Take the Christmas Eve that a drunken farmer showed up with a large pick-up truck, not the small kind, and dumped a truck load of turnips onto the front lawn. Services were about to start. “I want to help the pooooooor.” Jim and Connie Lull quickly organized a group to dump the turnips through the window into the basement, where they were forgotten until January 12 when they started to smell. We organized a turnip cook-off contest with those that didn’t rot; the winner was turnip fries. Channel 12, News of Long Island, covered the whole thing and we turned turnips into contributions and notoriety. Besides chiming and deferring maintenance, and running a soup kitchen, which only had one stabbing that I remember, and had especially high attendance whenever Mrs. Pike made the chowder, we knew how to cook and eat. Others complain that Christianity is Eucharistically starving. We weren’t. Our Christmas fair rivaled anyone’s for its cookies, none of which were made with margarine or turnips.
We also did a pretty good job of hatching, matching and dispatching, all of which needed a roof on the church and a song from the steeple and more. At one slightly contentious wedding, between a Catholic and a Protestant, the father of the Catholic bride stood up in the middle of the service and yelled, “Where the hell is the Ave Maria?” Our organist went off program, played a beautiful Ave Maria, and people didn’t know whether to laugh or cry so they did both.
When Denise Civiletti and Peter Blasl married in the now under construction sanctuary, there were no dogs officially in the wedding, as that is against church policy. The two dogs that showed up unofficially must have thought they were in San Francisco, as they were wearing flowers in their hair. Town Supervisor, Joe Janowski, lent the couple his convertible for their get away car. He was the same town council supervisor who prohibited our soup kitchen from starting a community garden and farmer’s market in town, to replace the money Mrs. Pike wasn’t giving to the soup kitchen or the roof, because “it will never work.” Tell every Chamber of Commerce in the country that. Joe Joanowski was not known for his forward-looking point of view. Like our trustees, he did what he could with what he had. We both lived moments, while the future created itself without our consent.
Peter Blasl likes to tell the story of doing tile contracting with a plumbing contractor. The plumber started trash talking lesbian women. Peter announced, “Shut the F up, my wife is a lesbian.” She was indeed a lesbian, and a town council member, long before people decluttered their closets with old-fashioned eyes. Then she met Peter at a bar in Polishtown. Now she and Peter run the news for Riverhead, after doing many other interesting jobs and being many other interesting people on their way to carrying phones that go straight to the fire and police departments, so they can get the news out quick.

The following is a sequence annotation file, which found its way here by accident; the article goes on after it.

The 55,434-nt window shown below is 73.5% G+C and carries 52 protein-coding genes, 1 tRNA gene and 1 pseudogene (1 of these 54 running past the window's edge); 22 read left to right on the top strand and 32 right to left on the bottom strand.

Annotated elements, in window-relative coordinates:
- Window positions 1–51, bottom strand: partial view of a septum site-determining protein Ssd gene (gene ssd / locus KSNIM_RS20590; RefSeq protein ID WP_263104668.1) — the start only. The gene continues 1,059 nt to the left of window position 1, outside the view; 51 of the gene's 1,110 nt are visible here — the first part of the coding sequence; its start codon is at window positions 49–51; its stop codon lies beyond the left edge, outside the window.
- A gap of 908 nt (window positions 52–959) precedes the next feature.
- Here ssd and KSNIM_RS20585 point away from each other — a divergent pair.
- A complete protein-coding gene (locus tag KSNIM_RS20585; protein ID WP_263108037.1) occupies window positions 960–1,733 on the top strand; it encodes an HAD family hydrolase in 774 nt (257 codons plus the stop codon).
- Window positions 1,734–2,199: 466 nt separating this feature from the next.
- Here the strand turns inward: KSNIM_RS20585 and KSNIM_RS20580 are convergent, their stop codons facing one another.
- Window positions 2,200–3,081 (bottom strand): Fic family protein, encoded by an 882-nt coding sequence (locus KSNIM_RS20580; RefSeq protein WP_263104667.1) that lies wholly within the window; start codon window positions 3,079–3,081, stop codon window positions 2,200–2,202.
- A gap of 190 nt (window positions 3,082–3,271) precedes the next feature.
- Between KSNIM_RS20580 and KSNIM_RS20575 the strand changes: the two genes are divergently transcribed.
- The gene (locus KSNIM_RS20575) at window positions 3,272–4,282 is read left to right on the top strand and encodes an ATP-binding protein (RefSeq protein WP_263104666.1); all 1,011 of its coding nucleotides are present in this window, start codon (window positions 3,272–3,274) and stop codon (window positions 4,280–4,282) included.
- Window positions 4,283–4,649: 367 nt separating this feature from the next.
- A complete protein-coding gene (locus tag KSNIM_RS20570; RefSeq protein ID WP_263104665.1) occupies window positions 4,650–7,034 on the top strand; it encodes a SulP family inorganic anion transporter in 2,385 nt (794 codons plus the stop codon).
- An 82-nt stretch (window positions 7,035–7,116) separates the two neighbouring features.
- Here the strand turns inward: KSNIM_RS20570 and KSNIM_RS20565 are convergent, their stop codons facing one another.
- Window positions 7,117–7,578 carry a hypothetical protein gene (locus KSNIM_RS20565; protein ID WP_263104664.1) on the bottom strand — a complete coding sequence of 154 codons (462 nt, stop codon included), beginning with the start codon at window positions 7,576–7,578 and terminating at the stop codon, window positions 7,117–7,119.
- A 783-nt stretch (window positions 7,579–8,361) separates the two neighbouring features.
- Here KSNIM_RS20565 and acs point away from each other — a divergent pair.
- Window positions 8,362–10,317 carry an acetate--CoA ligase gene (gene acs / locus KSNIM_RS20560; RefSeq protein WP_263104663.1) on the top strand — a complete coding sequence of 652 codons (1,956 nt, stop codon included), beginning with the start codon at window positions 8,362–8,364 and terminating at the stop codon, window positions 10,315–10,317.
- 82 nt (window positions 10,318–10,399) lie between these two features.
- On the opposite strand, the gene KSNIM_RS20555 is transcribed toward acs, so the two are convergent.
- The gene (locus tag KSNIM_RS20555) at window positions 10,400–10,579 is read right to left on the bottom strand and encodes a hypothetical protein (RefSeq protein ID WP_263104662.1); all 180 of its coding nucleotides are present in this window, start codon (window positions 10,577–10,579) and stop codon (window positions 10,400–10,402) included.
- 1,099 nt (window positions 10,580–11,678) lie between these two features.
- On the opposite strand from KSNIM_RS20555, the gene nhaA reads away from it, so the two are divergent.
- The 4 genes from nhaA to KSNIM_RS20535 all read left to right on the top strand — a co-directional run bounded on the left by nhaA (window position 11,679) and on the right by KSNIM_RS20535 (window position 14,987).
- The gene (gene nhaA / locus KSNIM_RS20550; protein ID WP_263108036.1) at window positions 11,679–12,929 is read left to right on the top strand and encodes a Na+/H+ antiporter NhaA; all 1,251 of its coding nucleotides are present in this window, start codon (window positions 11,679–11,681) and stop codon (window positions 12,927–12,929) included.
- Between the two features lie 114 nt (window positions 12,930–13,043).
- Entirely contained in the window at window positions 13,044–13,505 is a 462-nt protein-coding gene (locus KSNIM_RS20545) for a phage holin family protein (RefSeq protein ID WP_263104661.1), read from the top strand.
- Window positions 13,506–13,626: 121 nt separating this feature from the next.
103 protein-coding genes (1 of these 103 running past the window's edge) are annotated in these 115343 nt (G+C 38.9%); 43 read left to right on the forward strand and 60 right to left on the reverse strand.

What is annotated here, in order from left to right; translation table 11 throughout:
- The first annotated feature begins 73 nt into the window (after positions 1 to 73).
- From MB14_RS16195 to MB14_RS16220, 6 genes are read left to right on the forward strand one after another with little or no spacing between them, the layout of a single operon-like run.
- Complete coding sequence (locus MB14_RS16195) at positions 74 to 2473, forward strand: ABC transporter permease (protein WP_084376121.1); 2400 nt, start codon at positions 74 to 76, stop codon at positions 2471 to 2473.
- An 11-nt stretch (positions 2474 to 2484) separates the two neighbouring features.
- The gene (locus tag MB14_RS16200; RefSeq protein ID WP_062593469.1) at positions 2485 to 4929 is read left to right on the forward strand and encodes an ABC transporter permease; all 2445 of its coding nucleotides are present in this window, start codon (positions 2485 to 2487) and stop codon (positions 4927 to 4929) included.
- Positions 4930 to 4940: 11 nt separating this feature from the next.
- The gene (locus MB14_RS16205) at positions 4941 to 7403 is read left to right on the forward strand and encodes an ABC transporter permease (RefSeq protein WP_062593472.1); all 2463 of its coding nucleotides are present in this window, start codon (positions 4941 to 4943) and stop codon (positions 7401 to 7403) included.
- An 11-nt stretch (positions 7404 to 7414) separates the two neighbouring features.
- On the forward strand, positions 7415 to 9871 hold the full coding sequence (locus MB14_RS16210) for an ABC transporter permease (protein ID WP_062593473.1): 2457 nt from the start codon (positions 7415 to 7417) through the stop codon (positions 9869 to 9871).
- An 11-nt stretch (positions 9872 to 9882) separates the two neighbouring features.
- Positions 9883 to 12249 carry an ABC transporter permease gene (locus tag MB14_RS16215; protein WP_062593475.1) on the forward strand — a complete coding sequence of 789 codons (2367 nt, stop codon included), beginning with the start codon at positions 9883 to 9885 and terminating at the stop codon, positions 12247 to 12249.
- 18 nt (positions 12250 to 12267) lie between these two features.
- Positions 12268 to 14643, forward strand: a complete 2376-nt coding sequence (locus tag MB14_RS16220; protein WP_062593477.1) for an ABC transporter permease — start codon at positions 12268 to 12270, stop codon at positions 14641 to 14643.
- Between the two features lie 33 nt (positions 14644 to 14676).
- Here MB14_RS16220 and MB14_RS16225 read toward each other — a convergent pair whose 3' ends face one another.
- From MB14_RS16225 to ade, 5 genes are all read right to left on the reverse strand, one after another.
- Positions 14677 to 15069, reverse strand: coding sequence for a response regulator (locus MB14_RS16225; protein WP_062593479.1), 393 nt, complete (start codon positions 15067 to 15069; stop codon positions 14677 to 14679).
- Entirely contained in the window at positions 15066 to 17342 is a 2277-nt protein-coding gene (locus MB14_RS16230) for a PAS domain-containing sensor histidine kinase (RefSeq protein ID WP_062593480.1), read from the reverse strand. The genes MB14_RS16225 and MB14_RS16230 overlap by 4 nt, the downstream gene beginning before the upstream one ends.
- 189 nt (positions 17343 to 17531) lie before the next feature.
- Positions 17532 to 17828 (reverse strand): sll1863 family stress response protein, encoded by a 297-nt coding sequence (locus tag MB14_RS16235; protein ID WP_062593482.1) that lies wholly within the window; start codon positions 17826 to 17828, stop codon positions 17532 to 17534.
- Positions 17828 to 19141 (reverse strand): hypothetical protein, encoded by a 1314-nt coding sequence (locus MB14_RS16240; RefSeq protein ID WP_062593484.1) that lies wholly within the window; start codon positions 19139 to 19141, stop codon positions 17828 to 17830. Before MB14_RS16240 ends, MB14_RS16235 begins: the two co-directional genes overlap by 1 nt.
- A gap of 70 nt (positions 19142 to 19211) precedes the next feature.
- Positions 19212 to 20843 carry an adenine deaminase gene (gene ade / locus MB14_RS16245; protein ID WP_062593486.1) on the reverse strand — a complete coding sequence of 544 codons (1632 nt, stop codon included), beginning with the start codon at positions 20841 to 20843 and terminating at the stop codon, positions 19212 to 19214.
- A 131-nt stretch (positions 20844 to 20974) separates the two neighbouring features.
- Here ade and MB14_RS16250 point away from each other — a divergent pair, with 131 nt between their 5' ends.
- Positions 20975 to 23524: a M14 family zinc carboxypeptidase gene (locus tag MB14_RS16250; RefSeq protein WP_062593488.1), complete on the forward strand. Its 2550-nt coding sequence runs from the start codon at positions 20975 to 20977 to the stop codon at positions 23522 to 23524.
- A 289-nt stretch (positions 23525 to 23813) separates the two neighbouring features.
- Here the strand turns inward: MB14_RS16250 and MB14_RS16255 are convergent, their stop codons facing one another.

There is more to say about Riverhead, like the way I turned down First Congregational Church, San Francisco to come to Riverhead. It was during the AIDS crisis and I had three children under five. I made the mistake of bargaining with the Almighty. “I just can’t bury a lot of young men, I just can’t. I am too tender as a mother right now.” So on to Riverhead, I came, only to have my first funeral be Doug Warner’s, a great son of the congregation who died of AIDS the long way, which many did back then. John and Shirley Warner lost their son, although John had lost him long before through rejection.
John had done time for shooting his father because he found his father on their duck farm with a migrant woman in the barn. The congregation forgave John beautifully when he got out and they even forgave John for not being able to forgive his son. Idiosyncratic? Weight bearing? Twisted? Gnarled? Yes, all of the above. Beautifully.
I hope I win this writing contest so I can give the money to the church to fix the roof, just in case I added too much weight in indecision and too little lift in song. Plus what a great investment that church is. You get song and soup, forgiveness and food, not to mention the chance to be a trustee.